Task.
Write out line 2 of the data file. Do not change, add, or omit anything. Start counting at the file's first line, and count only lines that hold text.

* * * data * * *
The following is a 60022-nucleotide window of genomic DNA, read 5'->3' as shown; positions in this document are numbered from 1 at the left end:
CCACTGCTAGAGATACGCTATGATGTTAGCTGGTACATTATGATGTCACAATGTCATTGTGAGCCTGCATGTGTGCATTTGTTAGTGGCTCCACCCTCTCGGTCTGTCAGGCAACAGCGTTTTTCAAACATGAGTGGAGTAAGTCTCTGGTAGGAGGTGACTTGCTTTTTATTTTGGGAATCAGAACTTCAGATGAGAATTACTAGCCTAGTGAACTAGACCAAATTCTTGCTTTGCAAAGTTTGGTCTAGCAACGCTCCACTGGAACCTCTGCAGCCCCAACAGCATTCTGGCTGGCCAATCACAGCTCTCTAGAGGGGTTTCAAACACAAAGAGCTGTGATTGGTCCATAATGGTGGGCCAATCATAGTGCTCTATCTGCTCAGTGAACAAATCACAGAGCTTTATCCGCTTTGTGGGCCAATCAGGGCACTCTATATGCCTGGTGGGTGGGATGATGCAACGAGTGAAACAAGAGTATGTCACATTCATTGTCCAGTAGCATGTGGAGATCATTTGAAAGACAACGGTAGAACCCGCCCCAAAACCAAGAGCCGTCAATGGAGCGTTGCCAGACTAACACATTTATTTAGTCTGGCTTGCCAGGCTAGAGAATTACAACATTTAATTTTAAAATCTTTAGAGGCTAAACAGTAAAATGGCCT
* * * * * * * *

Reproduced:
CCACTGCTAGAGATACGCTATGATGTTAGCTGGTACATTATGATGTCACAATGTCATTGTGAGCCTGCATGTGTGCATTTGTTAGTGGCTCCACCCTCTCGGTCTGTCAGGCAACAGCGTTTTTCAAACATGAGTGGAGTAAGTCTCTGGTAGGAGGTGACTTGCTTTTTATTTTGGGAATCAGAACTTCAGATGAGAATTACTAGCCTAGTGAACTAGACCAAATTCTTGCTTTGCAAAGTTTGGTCTAGCAACGCTCCACTGGAACCTCTGCAGCCCCAACAGCATTCTGGCTGGCCAATCACAGCTCTCTAGAGGGGTTTCAAACACAAAGAGCTGTGATTGGTCCATAATGGTGGGCCAATCATAGTGCTCTATCTGCTCAGTGAACAAATCACAGAGCTTTATCCGCTTTGTGGGCCAATCAGGGCACTCTATATGCCTGGTGGGTGGGATGATGCAACGAGTGAAACAAGAGTATGTCACATTCATTGTCCAGTAGCATGTGGAGATCATTTGAAAGACAACGGTAGAACCCGCCCCAAAACCAAGAGCCGTCAATGGAGCGTTGCCAGACTAACACATTTATTTAGTCTGGCTTGCCAGGCTAGAGAATTACAACATTTAATTTTAAAATCTTTAGAGGCTAAACAGTAAAATGGCCT